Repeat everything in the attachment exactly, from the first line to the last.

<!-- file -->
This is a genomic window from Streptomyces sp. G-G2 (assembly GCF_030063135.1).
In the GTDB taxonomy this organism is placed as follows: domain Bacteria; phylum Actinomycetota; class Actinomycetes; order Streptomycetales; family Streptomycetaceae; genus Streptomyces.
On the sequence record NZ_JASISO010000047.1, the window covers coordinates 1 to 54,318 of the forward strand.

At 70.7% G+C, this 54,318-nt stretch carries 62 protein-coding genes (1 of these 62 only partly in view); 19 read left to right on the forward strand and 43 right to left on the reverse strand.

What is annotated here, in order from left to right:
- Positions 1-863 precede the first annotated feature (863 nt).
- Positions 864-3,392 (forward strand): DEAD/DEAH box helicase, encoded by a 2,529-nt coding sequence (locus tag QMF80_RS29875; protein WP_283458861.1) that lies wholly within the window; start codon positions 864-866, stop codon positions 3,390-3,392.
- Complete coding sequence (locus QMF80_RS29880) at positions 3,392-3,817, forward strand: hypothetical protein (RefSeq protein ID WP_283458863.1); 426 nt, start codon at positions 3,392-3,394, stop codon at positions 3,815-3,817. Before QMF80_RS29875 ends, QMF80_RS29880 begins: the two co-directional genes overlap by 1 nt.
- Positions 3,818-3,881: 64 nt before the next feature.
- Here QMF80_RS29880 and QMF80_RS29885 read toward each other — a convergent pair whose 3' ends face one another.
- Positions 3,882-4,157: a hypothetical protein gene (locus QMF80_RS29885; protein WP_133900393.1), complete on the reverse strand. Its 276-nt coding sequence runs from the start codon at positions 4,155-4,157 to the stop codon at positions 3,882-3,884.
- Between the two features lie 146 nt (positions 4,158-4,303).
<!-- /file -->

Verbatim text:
This is a genomic window from Streptomyces sp. G-G2 (assembly GCF_030063135.1).
In the GTDB taxonomy this organism is placed as follows: domain Bacteria; phylum Actinomycetota; class Actinomycetes; order Streptomycetales; family Streptomycetaceae; genus Streptomyces.
On the sequence record NZ_JASISO010000047.1, the window covers coordinates 1 to 54,318 of the forward strand.

At 70.7% G+C, this 54,318-nt stretch carries 62 protein-coding genes (1 of these 62 only partly in view); 19 read left to right on the forward strand and 43 right to left on the reverse strand.

What is annotated here, in order from left to right:
- Positions 1-863 precede the first annotated feature (863 nt).
- Positions 864-3,392 (forward strand): DEAD/DEAH box helicase, encoded by a 2,529-nt coding sequence (locus tag QMF80_RS29875; protein WP_283458861.1) that lies wholly within the window; start codon positions 864-866, stop codon positions 3,390-3,392.
- Complete coding sequence (locus QMF80_RS29880) at positions 3,392-3,817, forward strand: hypothetical protein (RefSeq protein ID WP_283458863.1); 426 nt, start codon at positions 3,392-3,394, stop codon at positions 3,815-3,817. Before QMF80_RS29875 ends, QMF80_RS29880 begins: the two co-directional genes overlap by 1 nt.
- Positions 3,818-3,881: 64 nt before the next feature.
- Here QMF80_RS29880 and QMF80_RS29885 read toward each other — a convergent pair whose 3' ends face one another.
- Positions 3,882-4,157: a hypothetical protein gene (locus QMF80_RS29885; protein WP_133900393.1), complete on the reverse strand. Its 276-nt coding sequence runs from the start codon at positions 4,155-4,157 to the stop codon at positions 3,882-3,884.
- Between the two features lie 146 nt (positions 4,158-4,303).